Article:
For a year, June 1946-June 1947, he had instruction at the Post-graduate School, Annapolis, Maryland, and after temporary duty in the Physics Section, Office of Naval Research, Navy Department, Washington, DC, reported in September 1947 for graduate studies in physics at Yale University, New Haven, Connecticut. He received his PH D from the latter in June 1949, then did research in physics at the Naval Research Laboratory, Washington, DC.
In June 1950 he joined USS Baya as Executive Officer and in March 1951 reported as Prospective Commanding Officer of USS K-1, building at the Electric Boat Division, General Dynamics Corporation, Groton, Connecticut. He assumed command of that anti-submarine submarine upon her commissioning, 10 November 1951. The K-1, the first of her kind when put into commission, is designed to seek out and destroy enemy submarines while both are submerged. He became Commanding Officer of USS Harder in September 1953 and in September 1954 was detached for duty as Submarine Program Officer at the David Taylor Model Basin, Carderock, Maryland.
He was Tactical Development Officer and Prospective Commanding Officer Instructor on the Staff of Commander Submarine Force, Pacific Fleet, from April 1956 to August 1957, after which he commanded Submarine Division SEVENTY-TWO. Returning to the Naval Academy in June 1958, he had duty as Executive Officer in the Electrical Engineering Department until August 1959, then became Head of the Science Department. In July 1962 he assumed command of Submarine Development Group TWO. While serving as such he was placed in charge of the search for USS Thresher, which sank about two hundred and twenty miles off Boston, Massachusetts, on 10 April 1963. "For meritorious service from April to September 1963 as Commander Task Group 89.7, later designed 89.9, which performed search operations in connection with the loss of the USS Thresher..." he received a Navy Commendation Medal. The citation further states:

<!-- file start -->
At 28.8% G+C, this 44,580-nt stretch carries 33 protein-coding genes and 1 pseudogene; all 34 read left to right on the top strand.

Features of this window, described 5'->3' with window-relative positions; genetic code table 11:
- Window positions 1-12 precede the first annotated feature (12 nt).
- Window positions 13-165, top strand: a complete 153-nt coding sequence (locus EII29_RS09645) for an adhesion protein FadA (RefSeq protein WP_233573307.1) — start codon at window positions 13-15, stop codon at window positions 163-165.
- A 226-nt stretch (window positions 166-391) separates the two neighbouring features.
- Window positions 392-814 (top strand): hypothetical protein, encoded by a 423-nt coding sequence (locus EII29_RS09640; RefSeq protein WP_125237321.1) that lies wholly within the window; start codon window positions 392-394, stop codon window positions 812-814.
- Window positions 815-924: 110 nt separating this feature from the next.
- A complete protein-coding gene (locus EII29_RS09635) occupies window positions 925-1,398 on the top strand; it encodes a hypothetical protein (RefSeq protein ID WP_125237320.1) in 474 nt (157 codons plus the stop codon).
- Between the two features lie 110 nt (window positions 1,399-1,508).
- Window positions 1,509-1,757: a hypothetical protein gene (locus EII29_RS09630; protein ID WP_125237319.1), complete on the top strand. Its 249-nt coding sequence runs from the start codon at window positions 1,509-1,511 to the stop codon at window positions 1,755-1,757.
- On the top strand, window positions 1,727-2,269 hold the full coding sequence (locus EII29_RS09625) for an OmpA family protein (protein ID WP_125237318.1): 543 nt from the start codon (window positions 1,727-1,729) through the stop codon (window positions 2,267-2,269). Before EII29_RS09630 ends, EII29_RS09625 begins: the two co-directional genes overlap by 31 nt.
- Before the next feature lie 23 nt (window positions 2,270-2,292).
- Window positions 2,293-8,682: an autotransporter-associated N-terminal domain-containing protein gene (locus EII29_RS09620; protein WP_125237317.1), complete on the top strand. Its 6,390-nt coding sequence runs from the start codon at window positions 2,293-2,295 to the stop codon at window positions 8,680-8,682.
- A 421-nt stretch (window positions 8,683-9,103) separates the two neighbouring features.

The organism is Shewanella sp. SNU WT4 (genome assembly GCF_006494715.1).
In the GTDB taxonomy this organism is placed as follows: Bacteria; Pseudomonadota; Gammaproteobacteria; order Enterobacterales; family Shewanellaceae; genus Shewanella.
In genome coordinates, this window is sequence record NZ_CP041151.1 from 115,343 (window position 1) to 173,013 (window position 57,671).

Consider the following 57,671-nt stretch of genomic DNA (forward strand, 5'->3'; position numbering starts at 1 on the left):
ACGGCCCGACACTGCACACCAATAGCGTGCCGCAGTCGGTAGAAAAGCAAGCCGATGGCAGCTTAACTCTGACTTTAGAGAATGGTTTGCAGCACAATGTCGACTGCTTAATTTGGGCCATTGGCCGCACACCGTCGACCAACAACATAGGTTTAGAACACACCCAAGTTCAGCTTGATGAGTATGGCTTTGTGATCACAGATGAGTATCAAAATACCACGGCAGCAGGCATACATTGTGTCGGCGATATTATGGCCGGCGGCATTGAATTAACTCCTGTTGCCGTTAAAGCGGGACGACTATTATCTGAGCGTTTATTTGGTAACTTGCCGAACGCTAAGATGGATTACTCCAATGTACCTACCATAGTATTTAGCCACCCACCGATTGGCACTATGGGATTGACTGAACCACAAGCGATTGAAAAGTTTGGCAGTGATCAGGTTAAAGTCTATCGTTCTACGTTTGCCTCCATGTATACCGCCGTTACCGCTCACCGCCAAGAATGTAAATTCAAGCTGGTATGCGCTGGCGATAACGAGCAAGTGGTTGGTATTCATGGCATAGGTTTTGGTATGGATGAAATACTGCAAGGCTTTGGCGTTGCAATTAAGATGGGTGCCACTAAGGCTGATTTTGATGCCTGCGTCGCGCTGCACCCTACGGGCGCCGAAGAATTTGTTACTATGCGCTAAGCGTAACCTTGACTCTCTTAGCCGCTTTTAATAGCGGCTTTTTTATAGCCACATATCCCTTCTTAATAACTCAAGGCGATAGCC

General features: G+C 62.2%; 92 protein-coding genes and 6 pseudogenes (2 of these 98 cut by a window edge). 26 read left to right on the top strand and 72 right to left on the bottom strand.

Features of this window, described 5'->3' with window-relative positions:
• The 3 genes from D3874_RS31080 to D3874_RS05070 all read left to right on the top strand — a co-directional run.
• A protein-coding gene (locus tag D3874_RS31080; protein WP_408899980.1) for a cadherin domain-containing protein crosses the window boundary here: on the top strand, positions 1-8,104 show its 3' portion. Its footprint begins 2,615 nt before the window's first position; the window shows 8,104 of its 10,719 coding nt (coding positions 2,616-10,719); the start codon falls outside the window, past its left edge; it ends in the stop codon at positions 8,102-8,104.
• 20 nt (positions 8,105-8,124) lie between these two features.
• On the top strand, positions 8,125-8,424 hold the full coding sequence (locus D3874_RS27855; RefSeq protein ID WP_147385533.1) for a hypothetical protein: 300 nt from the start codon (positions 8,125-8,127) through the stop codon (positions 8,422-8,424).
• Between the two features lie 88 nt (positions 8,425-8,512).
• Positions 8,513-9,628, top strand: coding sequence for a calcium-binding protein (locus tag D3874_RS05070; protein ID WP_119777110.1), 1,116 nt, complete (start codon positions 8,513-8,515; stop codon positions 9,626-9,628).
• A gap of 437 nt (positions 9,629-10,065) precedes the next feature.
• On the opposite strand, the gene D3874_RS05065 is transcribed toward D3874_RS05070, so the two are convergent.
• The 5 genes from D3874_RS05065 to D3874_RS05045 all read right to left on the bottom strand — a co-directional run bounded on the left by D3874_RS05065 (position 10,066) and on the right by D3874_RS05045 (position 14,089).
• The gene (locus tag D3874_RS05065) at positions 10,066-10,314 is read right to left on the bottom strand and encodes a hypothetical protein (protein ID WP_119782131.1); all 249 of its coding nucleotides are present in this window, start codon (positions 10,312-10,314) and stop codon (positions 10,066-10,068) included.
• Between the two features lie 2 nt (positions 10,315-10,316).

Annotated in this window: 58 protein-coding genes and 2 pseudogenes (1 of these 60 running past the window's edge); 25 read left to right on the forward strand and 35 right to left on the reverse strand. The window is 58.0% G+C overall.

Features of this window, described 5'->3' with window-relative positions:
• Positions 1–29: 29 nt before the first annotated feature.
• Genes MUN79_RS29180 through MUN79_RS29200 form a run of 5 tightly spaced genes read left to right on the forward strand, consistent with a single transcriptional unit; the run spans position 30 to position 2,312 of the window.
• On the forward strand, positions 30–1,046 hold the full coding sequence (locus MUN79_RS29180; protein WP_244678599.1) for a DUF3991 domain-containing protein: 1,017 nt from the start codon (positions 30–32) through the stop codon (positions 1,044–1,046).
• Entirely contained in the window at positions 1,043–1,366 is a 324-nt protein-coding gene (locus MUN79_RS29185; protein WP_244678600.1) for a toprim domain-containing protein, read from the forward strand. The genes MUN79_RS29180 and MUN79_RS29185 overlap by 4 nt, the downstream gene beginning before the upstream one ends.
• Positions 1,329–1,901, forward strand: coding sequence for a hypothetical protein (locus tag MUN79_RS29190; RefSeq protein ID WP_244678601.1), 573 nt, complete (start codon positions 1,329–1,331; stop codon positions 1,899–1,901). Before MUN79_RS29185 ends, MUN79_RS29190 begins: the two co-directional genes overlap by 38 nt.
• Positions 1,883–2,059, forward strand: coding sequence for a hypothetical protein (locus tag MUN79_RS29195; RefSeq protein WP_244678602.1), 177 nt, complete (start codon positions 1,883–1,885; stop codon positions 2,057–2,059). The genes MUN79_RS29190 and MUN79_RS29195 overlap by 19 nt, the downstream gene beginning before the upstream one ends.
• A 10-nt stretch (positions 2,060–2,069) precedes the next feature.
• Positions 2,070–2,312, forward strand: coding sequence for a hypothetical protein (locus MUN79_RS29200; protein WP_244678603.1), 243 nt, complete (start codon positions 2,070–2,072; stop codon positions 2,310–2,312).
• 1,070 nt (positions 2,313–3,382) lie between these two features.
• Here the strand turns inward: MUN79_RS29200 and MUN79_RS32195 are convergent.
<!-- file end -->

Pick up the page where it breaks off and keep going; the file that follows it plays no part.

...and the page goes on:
"Exercising outstanding professional competence and sound judgment as the Commander of a Task Group which included various units of the US Navy, scientific and research vessels, and the deep-diving Research Vessel Trieste, Captain Andrews supervised submarine search operations of far greater scope and complexity that any heretofore undertaken by the United States Navy. The fact that the Task Group was successful in localizing the Thresher's resting place on the ocean bottom was in large measure the result of his outstanding technical skill and perseverance..."
He is also entitled to the Ribbon for, and a facsimile of the Navy Unit Commendation awarded the USS Trieste.
In addition to the Silver Star Medal, the Navy and Marine Corps Medal, and the Bronze Star Medal with Combat "V," the Navy Commendation Medal, and the Navy Unit Commendation Ribbon, Captain Andrews has the American Defense Service Medal; American Campaign Medal; Asiatic-Pacific Campaign Medal; European-African-Middle Eastern Campaign Medal; World War II Victory Medal; and the National Defense Service Medal.